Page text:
An estimated 835 million people worldwide experience intimate partner violence (IPV) in their relationships. However, the true extent of IPV prevalence remains debated because—although IPV statistics are staggeringly high in some regions—many experts theorize the numbers are still underestimates. When surveyors ask questions about embarrassing, sensitive, or morally charged subjects, sometimes people are hesitant to be honest. IPV questions are fundamentally about violence, sex, and degradation, subjects many people are reluctant to speak about candidly. For IPV, this hesitancy may be further compounded by cultural norms around “family privacy” and respondents’ legitimate fear of retaliation if their abusive partner discovers they were “gossiping” about their relationship with a researcher. However, despite the difficultly of asking these questions, accurate information is needed by governments and organizations to understand the scope of the problem and to design better programs to address IPV. The IPV Initiative at Innovations for Poverty Action is committed to improving measurement practices, both to get more accurate data on a pervasive problem and to provide greater safety and comfort for respondents.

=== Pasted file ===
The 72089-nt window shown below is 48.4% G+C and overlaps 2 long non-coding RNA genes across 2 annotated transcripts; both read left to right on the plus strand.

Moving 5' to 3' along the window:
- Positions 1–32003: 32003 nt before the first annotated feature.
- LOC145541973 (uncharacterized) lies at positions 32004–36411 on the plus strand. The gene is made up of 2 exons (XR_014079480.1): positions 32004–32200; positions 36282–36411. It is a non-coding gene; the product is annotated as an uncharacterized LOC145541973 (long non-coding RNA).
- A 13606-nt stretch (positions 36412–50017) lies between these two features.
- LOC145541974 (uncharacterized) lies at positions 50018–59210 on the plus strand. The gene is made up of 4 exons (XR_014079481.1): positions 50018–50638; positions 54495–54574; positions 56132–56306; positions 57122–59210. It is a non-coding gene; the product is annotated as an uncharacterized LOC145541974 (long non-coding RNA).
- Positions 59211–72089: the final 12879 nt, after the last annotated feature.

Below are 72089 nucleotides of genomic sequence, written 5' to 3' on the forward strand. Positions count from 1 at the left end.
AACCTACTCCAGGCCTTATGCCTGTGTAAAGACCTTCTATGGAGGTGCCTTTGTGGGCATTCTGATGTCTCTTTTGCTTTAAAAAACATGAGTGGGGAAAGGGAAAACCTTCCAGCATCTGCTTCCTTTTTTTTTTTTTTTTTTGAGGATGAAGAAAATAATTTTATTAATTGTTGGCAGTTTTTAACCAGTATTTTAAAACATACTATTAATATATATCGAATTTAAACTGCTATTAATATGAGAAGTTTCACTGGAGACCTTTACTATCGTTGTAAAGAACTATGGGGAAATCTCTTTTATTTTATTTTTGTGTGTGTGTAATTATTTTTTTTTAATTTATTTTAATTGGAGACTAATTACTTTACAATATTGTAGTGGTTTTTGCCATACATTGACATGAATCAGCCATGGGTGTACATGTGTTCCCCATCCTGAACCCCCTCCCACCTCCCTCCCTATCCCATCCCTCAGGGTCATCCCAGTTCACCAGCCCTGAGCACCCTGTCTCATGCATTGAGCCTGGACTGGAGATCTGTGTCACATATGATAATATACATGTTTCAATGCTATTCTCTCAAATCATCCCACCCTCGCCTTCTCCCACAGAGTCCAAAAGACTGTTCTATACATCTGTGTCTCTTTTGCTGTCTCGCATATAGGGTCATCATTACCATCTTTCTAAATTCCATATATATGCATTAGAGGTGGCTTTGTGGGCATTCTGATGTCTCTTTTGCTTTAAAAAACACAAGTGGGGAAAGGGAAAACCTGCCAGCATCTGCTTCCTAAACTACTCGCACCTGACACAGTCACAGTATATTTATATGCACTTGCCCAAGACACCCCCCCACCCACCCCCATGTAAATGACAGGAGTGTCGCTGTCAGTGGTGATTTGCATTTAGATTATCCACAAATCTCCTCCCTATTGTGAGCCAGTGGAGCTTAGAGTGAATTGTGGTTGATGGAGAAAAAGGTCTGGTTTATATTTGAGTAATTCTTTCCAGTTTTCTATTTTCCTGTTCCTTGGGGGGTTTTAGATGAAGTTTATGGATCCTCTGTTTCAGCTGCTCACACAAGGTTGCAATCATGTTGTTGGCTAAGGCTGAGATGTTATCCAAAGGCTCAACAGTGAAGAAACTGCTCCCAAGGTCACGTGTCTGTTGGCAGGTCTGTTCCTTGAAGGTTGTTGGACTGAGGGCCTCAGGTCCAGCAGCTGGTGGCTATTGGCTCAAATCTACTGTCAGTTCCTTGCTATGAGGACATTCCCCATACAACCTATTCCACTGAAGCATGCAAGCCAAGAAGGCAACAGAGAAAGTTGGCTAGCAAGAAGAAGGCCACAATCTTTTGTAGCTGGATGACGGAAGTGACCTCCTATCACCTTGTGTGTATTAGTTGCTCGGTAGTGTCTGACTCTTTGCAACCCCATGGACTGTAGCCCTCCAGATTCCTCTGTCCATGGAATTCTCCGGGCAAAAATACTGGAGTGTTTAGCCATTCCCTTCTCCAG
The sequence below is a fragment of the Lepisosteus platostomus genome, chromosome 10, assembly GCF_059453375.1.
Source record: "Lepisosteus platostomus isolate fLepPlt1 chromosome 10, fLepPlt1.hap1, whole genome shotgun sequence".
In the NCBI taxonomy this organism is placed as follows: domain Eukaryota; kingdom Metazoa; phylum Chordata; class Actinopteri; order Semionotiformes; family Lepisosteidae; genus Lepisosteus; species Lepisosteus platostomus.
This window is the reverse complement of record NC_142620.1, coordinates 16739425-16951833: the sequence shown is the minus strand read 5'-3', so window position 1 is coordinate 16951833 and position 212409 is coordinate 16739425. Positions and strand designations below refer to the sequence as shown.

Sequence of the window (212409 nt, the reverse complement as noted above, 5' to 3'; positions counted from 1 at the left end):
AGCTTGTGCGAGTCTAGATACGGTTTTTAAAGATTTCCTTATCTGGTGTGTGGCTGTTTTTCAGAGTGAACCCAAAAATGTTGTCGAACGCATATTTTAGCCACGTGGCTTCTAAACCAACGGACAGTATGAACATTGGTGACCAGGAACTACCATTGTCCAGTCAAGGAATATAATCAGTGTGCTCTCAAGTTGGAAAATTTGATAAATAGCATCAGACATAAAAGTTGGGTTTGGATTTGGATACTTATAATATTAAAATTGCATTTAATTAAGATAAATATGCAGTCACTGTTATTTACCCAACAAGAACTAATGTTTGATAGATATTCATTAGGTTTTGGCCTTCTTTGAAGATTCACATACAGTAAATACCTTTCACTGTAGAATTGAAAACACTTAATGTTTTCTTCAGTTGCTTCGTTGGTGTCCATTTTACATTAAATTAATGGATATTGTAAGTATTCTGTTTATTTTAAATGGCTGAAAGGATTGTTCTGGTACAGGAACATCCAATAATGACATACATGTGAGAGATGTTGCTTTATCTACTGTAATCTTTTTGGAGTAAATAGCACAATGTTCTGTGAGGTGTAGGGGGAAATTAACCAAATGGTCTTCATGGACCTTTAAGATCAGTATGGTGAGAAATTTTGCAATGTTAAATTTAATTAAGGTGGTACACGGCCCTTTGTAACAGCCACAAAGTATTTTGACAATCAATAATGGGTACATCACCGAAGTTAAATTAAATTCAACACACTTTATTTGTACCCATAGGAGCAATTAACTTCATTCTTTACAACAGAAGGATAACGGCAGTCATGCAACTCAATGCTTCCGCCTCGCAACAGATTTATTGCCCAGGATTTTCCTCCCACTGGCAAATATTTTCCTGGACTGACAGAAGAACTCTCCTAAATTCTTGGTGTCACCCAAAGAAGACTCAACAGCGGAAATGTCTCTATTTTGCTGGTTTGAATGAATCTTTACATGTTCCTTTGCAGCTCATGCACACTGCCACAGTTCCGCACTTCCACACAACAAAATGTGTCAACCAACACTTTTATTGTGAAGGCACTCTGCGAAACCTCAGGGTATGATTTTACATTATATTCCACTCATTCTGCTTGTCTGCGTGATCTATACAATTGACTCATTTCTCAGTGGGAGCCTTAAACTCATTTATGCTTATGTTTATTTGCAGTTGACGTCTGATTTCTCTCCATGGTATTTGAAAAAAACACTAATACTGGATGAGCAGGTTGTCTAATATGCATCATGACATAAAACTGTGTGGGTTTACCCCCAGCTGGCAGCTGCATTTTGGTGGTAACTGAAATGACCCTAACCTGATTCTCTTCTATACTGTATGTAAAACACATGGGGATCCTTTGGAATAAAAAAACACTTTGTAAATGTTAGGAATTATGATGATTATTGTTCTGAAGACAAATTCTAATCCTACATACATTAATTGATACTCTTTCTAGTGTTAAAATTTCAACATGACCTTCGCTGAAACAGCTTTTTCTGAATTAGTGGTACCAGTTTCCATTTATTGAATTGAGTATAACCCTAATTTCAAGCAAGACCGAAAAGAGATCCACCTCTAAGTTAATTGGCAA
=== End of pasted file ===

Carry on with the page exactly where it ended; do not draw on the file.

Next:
In recent years Audio Computer-Assisted Self-Interview (ACASI) has emerged as a new method of conducting interviews. This method involves having respondents listen to questions on headphones on a tablet and entering their responses themselves, privately. It requires less surveyor training and could lead to an overall reduction in the “surveyor effect,” in which the surveyor influences the respondents’ answers. Some theorize this method could reduce the discomfort of the survey because the respondent never feels exposed to an outsider. There have been some early adopters of this method and guides for projects to use.
So what evidence do we have on the “best” ways to ask a woman about violence from her partner?